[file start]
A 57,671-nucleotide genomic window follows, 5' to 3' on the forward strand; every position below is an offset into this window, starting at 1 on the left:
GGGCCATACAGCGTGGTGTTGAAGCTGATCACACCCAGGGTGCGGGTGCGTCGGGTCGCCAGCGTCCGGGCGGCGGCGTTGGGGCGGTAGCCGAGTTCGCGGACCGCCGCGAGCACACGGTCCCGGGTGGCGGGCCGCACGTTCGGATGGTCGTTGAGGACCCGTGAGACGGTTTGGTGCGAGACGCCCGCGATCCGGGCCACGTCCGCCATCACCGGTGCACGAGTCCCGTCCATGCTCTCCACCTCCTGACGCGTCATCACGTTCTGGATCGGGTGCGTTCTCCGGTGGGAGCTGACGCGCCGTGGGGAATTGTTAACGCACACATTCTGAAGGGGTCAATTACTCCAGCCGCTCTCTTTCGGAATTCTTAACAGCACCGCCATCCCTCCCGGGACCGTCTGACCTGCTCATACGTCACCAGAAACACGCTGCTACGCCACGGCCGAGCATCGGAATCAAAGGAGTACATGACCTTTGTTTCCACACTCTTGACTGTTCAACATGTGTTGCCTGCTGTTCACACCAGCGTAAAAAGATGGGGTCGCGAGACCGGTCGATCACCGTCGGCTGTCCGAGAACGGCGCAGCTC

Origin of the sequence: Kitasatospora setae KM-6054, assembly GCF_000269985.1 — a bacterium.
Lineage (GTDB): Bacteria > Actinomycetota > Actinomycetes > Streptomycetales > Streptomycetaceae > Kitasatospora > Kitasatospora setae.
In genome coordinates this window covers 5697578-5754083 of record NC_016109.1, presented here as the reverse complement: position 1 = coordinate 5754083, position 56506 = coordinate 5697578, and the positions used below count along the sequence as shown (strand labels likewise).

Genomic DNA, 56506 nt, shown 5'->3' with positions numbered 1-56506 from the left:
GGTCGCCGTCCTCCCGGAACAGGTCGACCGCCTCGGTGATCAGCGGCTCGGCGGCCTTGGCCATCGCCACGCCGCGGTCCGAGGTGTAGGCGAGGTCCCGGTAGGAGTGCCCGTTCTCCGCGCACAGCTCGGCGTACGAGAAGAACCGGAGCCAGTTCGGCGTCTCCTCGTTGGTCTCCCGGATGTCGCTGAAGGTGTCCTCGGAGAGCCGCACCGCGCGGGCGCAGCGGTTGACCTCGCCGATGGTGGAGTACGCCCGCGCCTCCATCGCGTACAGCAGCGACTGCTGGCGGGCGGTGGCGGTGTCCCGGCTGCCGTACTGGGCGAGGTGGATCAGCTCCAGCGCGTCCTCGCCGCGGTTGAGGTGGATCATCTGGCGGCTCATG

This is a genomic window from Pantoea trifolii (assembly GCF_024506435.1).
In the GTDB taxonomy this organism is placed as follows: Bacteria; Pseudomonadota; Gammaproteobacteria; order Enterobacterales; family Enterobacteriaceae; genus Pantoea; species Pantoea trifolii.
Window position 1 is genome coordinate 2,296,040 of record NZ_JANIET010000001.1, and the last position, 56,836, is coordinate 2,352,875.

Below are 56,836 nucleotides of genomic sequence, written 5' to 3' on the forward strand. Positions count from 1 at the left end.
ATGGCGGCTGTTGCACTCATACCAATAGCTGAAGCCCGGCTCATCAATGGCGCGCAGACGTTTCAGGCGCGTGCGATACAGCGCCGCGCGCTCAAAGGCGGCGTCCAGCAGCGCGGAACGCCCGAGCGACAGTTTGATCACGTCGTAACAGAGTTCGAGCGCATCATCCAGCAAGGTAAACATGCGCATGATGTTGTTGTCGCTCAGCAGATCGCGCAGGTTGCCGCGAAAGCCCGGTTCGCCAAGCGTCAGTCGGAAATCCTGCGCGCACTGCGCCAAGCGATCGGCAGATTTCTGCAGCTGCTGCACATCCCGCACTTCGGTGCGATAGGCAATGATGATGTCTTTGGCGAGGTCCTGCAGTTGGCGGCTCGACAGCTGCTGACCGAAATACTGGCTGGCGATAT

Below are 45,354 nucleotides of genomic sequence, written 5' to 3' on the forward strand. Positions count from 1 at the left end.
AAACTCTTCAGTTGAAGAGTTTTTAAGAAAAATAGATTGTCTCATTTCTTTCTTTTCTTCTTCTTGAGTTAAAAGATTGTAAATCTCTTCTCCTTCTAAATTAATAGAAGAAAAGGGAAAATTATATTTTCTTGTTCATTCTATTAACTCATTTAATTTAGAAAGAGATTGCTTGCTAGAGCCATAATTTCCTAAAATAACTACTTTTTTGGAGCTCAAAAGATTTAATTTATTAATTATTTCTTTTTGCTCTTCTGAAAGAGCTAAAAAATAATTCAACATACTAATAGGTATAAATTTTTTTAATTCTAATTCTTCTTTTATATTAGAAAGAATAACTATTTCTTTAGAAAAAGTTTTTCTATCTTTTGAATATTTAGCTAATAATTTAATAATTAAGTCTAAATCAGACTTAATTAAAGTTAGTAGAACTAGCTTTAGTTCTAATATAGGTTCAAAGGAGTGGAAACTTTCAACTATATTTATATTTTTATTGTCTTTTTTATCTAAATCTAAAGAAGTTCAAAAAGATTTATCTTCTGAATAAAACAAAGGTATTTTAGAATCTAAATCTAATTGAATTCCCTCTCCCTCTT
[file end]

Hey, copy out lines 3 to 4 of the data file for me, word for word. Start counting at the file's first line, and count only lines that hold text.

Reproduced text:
Origin of the sequence: Kitasatospora setae KM-6054, assembly GCF_000269985.1 — a bacterium.
Lineage (GTDB): Bacteria > Actinomycetota > Actinomycetes > Streptomycetales > Streptomycetaceae > Kitasatospora > Kitasatospora setae.